And don't EVEN THINK ABOUT CLASHING your racquet. Even if you are strung at 18lbs within your "maximum warranted tension" of 24lbs, a clash CAN STILL KILL YOUR RACQUET if you are unlucky and NO RACQUET MANUFACTURER will replace your racquet for you even if it is still within the warranty period. It is easy to tell if it a racquet broke from a clash so Yonex or most manufacturers WILL NOT HAVE MERCY on you.
You should always play at your comfortable tension and not be tied down to the "recommended" tensions or what other people use. Your hitting technique is also important in playing properly and preventing yourself from breaking your racquets.
In conclusion, play smart, play properly. Don't hurt yourself or your racquets.
extremenanopowe liked this post
05-19-2011, 05:36 AM #2
stickied!!! thanks for writing this.
05-20-2011, 12:11 AM #3
Cliff notes version:
-All modern graphite rackets can be strung up to ~30lbs if strung by an experience stringer
-Any racket strung by an inexperience stringer is at risk
-If you mishit at any tension, you can damage your frame
-Clashing is bad
-Warranties are only valid if strung within the recommended tension range
-Play with a tension that is appropriate for your level
-Dont abuse your racket un-necessarily
Charles Hetu liked this post
07-09-2011, 01:32 AM #4
My voltric 7 recommended tension is 22-24. What if I string it to 25 lbs?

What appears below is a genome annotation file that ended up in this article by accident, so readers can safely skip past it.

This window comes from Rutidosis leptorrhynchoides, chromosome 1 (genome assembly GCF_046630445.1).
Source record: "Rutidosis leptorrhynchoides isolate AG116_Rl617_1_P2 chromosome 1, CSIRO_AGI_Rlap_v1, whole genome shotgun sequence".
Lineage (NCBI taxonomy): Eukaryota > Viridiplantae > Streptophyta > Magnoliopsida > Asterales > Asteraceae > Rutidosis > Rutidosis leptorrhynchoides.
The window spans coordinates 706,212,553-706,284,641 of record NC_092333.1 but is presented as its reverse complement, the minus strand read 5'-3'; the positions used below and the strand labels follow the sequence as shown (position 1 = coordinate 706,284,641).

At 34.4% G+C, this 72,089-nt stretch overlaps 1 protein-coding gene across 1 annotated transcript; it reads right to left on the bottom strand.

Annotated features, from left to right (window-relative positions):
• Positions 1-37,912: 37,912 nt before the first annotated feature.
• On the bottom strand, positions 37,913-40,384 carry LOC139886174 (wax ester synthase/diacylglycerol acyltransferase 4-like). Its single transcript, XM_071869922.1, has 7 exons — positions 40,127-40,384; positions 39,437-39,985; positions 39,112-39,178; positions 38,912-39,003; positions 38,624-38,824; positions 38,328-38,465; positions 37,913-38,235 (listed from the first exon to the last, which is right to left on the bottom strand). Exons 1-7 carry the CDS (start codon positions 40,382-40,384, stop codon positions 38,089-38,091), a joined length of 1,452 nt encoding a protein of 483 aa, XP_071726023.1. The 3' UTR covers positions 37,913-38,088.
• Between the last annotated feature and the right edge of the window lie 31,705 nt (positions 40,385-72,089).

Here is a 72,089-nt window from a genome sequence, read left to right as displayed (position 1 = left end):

07-09-2011, 02:56 AM #5
07-09-2011, 04:07 AM #6
sorry dude dont be so angry.i'm just asking if adding 1 lbs will have big difference..
07-09-2011, 04:53 AM #7
07-09-2011, 05:02 AM #8
07-09-2011, 06:15 AM #9
One way to "bypass" this is to write a "safe" tension on the form then liaise with the stringer and ask him to add a few more pounds or even a totally different tension during stringing. I can not verify if this is indeed possible however
07-09-2011, 06:40 AM #10
Yonex USA requests that all warranty claims must have string on the racket. so they must have some way to approximate the tension. probably not the most accurate but if it is way over say 28+ lbs they should be able to tell.
07-10-2011, 09:09 AM #11
Professional players use tension above 30lbs right?are their racket specially made or they just 'can get a new racket from sponsor' if broken?
07-10-2011, 09:46 AM #12
Of course the professional players that are sponsored by the brands will have all their broken racquets replaced.
07-11-2011, 02:30 AM #13
07-15-2011, 08:26 AM #14
Ok ok,thanks for info....
07-15-2011, 10:47 AM #15
OK, let's make it official. You can string your racquet 10% above recommended tension and get away with warranty issue if strung by reputable stringer/Evil Empire dealer. This only apply only to the Evil Empire. Why?
1) Evil Empire can only tell approximate tension. ie. between 18~24, 24~27 and 27+. You can do so by measure length of word "Yonex BG65" on the string bed.
2) Given that most of stringer/pro shop uses crank machine, they are about 1~2 lb off the tension compare to constant pull. Often time, electric machine are set with 10% pre stretching. So you are safe to go 10% higher and not too many will notice.
3) Given we know that BG65 will drop between 5~10% after 24 hr depend on stringer's procedure. Can you really tell what the starting tension is after 2 days of playing?
Please note, the tension range is for most warranty purpose. Playability is 2nd. Warranty issue with Evil Empire depend on how much business your dealer does the dirty work for the Dr. Evil
04-13-2012, 03:04 PM #16
Hello, Is Nanospeed 2000 a "modern racket"
04-19-2012, 03:30 PM #17
what is the different analog and digital string tension?